As a teacher, applying what you learn is one of my top goals for my students. It’s also a goal that I have in my non-academic life. I have written here about several of my attempts at a daily practice. The most successful one may be the poetry practice I was able to do 365 times in 2014.
But, if you say “daily practice” I think many people think of something religious or spiritual. Hopefully, they don’t think of daily habits – such as getting a coffee at the local shop on the way to work.
When I was more serious about my meditation practice, it became important to me that the practice moved into some actions in my life. The idea of meditating peacefully on some hilltop or is some tranquil Zen monastery is very appealing. But it also seems very self-indulgent.
Buddhism is generally not taught in America as a religion. Buddhist teachings are offered in a very practical, nonreligious way, and students of any – or no – religious background can benefit from learning them and putting them into practice.
When i stumbled upon the European Institute of Applied Buddhism in Germany, that’s what I was thinking about. EIAB has a mission to not only offer training but also “methods for using Buddha’s teachings to relieve suffering and promote happiness and peace in ourselves, our families, our communities and in the world. ”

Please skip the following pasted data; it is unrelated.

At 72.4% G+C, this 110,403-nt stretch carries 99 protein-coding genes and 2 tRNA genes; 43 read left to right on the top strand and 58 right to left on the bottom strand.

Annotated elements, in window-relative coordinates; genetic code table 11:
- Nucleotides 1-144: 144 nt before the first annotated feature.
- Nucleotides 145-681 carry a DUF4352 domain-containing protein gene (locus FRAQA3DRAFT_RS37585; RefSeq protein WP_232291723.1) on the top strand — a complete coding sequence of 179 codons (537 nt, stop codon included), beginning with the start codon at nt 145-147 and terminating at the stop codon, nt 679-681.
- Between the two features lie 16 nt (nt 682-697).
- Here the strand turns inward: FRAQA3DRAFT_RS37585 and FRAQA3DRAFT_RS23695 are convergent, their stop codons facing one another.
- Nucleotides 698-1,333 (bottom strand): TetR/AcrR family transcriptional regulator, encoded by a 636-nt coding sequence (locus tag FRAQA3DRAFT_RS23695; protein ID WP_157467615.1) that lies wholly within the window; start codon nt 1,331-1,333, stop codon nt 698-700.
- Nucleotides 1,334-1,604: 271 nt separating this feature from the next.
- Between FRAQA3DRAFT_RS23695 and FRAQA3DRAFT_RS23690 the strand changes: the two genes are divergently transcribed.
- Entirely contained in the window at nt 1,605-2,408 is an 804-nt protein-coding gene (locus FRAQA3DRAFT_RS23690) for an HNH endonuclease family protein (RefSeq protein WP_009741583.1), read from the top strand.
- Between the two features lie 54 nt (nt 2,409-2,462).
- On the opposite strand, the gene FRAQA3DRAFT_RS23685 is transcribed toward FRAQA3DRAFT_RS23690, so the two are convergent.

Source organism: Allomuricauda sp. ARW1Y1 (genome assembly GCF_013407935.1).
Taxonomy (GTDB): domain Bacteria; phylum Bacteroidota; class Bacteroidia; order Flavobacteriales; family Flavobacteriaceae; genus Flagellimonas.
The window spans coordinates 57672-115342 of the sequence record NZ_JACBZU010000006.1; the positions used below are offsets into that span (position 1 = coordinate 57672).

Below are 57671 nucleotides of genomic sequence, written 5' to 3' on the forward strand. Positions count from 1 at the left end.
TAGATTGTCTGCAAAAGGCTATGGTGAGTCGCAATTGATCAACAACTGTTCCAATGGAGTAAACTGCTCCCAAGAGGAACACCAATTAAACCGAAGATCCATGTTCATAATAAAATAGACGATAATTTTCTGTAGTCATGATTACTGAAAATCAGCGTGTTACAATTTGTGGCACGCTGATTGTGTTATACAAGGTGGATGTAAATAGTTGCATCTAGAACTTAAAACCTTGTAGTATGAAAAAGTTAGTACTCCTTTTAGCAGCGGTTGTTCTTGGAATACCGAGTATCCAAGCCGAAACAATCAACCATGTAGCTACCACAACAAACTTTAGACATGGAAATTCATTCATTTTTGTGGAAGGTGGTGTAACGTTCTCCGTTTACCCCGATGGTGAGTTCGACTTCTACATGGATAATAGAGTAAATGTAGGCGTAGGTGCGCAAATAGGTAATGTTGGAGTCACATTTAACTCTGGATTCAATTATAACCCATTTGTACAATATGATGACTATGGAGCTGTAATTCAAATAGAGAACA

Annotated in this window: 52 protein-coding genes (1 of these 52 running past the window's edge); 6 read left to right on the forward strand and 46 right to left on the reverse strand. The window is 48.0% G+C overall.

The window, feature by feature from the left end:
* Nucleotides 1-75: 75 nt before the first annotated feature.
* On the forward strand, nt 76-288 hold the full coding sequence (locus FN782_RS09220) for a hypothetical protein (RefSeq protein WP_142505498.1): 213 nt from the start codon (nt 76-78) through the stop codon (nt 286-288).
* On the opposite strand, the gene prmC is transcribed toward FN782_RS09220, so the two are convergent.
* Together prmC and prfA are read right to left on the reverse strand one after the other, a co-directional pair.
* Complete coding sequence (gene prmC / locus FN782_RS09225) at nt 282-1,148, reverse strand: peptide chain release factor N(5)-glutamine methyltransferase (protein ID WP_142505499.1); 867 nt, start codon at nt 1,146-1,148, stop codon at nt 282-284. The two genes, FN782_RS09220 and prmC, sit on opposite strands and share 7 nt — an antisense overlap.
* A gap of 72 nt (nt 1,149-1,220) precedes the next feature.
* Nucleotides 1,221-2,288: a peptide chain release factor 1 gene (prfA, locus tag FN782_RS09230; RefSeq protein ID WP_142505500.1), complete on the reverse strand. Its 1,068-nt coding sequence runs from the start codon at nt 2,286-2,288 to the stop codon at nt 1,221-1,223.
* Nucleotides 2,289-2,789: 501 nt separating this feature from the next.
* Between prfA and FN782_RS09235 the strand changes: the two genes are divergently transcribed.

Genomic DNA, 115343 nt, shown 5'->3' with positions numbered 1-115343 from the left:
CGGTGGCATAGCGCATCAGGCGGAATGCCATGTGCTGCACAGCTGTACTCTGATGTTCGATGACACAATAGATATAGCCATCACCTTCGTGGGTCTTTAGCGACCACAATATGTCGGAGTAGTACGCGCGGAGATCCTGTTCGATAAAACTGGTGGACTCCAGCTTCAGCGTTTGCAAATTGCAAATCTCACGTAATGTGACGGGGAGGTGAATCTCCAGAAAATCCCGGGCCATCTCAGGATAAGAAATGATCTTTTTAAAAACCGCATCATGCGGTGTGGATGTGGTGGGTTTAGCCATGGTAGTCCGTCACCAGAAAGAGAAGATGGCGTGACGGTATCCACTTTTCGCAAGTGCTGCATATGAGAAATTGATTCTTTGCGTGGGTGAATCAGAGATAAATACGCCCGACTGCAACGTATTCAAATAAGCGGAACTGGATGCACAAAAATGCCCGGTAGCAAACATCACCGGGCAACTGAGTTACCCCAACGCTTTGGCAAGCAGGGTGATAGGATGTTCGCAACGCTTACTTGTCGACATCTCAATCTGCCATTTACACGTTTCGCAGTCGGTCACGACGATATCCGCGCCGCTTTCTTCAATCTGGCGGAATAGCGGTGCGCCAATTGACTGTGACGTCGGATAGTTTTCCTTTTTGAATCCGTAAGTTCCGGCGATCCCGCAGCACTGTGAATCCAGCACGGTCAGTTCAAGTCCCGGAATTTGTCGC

The institute operates under Zen Master Thich Nhat Hanh, the world-renowned meditation teacher, scholar and writer, and Dharma teachers in the Plum Village tradition.
Of course, many people apply Buddhist teachings as a way to release tensions of the body, reduce stress and pain. Moving that into the lives of others makes the practice more powerful. Students in a monastic community profit from the collective energy of mindfulness and concentration and being surrounded by a harmonious community who wish to apply mindfulness into their daily lives. But can that community be made even wider.
I tried yoga twice, but it didn’t work for me. It does work for many others as a practice.
In a post about Yoga from the Heart by Seane Corn, she talks about a concept of “body prayer” where she applies her yoga practice to her humanitarian efforts. (Here’s a video excerpt of her demonstrating the movement of “body prayer”)
Meditation and yoga classes are offered in corporate centers, churches, hospitals, schools and storefront and formal fitness centers. It may seem new and hip but it is a 5,000-year-old spiritual practice even if it is being blended with technology, modern medical science and with other religious and philosophical perspectives.
I did send my daily poems out into the world. The idea that there was some audience for them was important motivation for continuing. I had responses to the poems via comments, emails and some live conversations with friends and a few people I met through the poems. That was small compared to the way some practices change lives. Something for all of us to consider.